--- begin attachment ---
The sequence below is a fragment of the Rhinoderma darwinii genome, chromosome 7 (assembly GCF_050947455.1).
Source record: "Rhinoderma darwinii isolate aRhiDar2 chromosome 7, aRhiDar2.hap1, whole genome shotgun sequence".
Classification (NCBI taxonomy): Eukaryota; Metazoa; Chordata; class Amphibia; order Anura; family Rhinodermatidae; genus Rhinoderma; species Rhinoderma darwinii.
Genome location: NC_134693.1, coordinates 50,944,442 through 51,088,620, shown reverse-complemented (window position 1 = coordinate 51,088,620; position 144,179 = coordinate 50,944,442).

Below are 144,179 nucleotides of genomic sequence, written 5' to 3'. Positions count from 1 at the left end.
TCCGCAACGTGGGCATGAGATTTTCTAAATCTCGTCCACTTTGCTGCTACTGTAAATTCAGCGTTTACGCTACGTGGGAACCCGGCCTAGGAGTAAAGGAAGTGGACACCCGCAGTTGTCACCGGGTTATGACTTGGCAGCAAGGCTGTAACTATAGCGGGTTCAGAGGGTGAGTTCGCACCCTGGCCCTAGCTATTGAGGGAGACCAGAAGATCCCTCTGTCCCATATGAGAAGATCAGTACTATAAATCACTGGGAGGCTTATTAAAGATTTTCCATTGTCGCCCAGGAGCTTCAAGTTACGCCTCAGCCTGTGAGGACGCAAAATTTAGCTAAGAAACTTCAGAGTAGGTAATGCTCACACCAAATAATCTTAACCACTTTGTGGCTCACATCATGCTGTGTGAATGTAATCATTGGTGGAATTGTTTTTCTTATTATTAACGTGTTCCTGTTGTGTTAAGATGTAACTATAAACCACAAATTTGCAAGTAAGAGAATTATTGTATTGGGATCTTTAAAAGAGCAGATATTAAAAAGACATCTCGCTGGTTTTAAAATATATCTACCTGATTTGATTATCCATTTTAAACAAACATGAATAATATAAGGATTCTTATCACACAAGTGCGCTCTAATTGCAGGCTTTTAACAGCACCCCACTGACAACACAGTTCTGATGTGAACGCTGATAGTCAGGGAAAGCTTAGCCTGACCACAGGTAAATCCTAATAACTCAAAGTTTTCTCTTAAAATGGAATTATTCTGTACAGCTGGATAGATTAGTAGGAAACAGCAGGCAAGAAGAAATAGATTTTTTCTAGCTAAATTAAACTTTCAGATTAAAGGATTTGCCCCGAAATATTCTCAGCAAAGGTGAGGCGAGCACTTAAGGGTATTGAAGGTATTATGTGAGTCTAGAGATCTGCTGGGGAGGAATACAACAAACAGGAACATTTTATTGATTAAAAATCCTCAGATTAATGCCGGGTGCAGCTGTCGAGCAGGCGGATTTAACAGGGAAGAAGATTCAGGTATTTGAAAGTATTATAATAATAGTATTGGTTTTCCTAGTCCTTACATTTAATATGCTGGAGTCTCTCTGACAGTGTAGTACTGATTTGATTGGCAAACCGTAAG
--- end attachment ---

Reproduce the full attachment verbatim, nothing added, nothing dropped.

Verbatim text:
The sequence below is a fragment of the Rhinoderma darwinii genome, chromosome 7 (assembly GCF_050947455.1).
Source record: "Rhinoderma darwinii isolate aRhiDar2 chromosome 7, aRhiDar2.hap1, whole genome shotgun sequence".
Classification (NCBI taxonomy): Eukaryota; Metazoa; Chordata; class Amphibia; order Anura; family Rhinodermatidae; genus Rhinoderma; species Rhinoderma darwinii.
Genome location: NC_134693.1, coordinates 50,944,442 through 51,088,620, shown reverse-complemented (window position 1 = coordinate 51,088,620; position 144,179 = coordinate 50,944,442).

Below are 144,179 nucleotides of genomic sequence, written 5' to 3'. Positions count from 1 at the left end.
TCCGCAACGTGGGCATGAGATTTTCTAAATCTCGTCCACTTTGCTGCTACTGTAAATTCAGCGTTTACGCTACGTGGGAACCCGGCCTAGGAGTAAAGGAAGTGGACACCCGCAGTTGTCACCGGGTTATGACTTGGCAGCAAGGCTGTAACTATAGCGGGTTCAGAGGGTGAGTTCGCACCCTGGCCCTAGCTATTGAGGGAGACCAGAAGATCCCTCTGTCCCATATGAGAAGATCAGTACTATAAATCACTGGGAGGCTTATTAAAGATTTTCCATTGTCGCCCAGGAGCTTCAAGTTACGCCTCAGCCTGTGAGGACGCAAAATTTAGCTAAGAAACTTCAGAGTAGGTAATGCTCACACCAAATAATCTTAACCACTTTGTGGCTCACATCATGCTGTGTGAATGTAATCATTGGTGGAATTGTTTTTCTTATTATTAACGTGTTCCTGTTGTGTTAAGATGTAACTATAAACCACAAATTTGCAAGTAAGAGAATTATTGTATTGGGATCTTTAAAAGAGCAGATATTAAAAAGACATCTCGCTGGTTTTAAAATATATCTACCTGATTTGATTATCCATTTTAAACAAACATGAATAATATAAGGATTCTTATCACACAAGTGCGCTCTAATTGCAGGCTTTTAACAGCACCCCACTGACAACACAGTTCTGATGTGAACGCTGATAGTCAGGGAAAGCTTAGCCTGACCACAGGTAAATCCTAATAACTCAAAGTTTTCTCTTAAAATGGAATTATTCTGTACAGCTGGATAGATTAGTAGGAAACAGCAGGCAAGAAGAAATAGATTTTTTCTAGCTAAATTAAACTTTCAGATTAAAGGATTTGCCCCGAAATATTCTCAGCAAAGGTGAGGCGAGCACTTAAGGGTATTGAAGGTATTATGTGAGTCTAGAGATCTGCTGGGGAGGAATACAACAAACAGGAACATTTTATTGATTAAAAATCCTCAGATTAATGCCGGGTGCAGCTGTCGAGCAGGCGGATTTAACAGGGAAGAAGATTCAGGTATTTGAAAGTATTATAATAATAGTATTGGTTTTCCTAGTCCTTACATTTAATATGCTGGAGTCTCTCTGACAGTGTAGTACTGATTTGATTGGCAAACCGTAAG